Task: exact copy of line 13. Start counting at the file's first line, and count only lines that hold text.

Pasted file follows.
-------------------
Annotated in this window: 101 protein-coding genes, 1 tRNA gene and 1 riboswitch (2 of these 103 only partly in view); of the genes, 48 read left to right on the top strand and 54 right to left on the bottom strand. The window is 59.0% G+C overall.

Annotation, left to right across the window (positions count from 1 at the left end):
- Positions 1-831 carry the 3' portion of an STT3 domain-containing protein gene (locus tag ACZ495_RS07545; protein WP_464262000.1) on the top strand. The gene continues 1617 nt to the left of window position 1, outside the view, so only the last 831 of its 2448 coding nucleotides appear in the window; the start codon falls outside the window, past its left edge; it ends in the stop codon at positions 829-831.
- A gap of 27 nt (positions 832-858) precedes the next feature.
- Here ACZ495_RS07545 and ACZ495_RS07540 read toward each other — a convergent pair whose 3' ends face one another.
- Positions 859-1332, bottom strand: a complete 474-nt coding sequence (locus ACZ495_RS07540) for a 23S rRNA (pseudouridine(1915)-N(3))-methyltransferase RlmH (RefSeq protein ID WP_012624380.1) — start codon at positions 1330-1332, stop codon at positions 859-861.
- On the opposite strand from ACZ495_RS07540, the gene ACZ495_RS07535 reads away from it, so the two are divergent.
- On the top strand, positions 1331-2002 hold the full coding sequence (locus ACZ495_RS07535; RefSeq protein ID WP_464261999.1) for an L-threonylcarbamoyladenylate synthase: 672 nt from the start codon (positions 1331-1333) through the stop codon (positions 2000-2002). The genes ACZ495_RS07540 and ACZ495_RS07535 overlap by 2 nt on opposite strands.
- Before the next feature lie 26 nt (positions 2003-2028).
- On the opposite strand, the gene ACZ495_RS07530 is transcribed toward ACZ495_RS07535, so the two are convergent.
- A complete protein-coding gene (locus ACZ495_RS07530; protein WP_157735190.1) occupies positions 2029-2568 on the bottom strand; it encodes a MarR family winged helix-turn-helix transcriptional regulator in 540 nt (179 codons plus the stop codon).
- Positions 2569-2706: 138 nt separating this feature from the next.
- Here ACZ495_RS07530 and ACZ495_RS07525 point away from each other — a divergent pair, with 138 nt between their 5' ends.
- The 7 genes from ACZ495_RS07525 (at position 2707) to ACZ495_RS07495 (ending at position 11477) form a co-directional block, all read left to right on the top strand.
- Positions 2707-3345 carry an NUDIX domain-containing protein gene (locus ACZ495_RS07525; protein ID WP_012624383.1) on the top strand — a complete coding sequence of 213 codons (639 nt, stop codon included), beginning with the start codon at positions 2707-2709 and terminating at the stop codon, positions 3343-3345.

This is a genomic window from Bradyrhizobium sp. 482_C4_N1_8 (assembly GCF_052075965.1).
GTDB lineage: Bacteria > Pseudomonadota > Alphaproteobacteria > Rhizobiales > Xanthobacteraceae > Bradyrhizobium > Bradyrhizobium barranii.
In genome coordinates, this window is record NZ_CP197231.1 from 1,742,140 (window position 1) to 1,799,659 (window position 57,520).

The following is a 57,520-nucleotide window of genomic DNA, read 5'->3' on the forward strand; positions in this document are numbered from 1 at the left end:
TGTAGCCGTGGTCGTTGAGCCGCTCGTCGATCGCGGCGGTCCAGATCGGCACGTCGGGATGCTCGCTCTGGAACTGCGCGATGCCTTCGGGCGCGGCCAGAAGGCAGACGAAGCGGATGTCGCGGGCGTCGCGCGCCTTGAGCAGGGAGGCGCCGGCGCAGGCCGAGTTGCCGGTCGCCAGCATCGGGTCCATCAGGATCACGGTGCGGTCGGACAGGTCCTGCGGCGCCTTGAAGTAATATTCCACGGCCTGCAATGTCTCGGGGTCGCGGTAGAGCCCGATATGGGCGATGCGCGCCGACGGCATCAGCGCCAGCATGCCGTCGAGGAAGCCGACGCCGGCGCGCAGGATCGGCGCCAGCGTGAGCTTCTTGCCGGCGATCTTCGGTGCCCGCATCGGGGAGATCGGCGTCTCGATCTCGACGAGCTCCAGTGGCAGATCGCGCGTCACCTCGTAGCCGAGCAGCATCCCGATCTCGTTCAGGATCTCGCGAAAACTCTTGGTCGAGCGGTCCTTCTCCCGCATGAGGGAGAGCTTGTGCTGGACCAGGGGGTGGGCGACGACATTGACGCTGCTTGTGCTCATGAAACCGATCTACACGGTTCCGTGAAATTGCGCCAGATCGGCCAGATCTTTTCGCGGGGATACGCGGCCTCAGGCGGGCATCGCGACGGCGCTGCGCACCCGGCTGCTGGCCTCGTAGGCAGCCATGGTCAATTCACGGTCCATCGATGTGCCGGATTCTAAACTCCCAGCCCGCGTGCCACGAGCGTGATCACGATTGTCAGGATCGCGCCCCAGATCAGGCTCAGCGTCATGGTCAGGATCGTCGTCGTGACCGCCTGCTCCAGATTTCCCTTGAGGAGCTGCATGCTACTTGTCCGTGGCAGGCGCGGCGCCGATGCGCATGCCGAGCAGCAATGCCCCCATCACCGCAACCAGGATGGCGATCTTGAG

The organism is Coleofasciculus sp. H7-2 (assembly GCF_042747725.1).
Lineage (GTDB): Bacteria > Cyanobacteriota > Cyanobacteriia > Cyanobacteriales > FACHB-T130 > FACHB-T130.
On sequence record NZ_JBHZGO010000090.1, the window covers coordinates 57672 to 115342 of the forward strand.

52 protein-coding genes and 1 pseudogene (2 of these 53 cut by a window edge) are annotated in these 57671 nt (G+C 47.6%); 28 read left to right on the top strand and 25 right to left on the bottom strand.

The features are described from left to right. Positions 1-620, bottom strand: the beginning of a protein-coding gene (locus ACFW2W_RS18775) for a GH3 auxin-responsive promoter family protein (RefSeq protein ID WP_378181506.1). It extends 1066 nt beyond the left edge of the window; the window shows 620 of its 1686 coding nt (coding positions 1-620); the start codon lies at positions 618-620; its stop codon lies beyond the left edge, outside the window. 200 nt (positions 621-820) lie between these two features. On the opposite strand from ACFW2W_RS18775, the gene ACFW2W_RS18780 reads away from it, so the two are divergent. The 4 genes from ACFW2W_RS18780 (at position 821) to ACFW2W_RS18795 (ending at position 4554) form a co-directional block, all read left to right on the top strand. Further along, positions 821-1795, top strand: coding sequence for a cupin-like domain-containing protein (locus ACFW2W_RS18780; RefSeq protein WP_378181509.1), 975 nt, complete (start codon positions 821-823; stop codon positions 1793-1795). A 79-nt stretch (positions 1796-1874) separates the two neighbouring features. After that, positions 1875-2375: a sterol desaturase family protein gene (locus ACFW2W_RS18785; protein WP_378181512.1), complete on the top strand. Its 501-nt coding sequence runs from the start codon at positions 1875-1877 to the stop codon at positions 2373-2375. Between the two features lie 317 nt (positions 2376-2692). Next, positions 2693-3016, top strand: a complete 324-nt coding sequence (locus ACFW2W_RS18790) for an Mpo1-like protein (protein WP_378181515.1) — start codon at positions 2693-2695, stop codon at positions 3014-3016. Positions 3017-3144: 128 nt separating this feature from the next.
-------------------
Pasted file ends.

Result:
- Here ACZ495_RS07530 and ACZ495_RS07525 point away from each other — a divergent pair, with 138 nt between their 5' ends.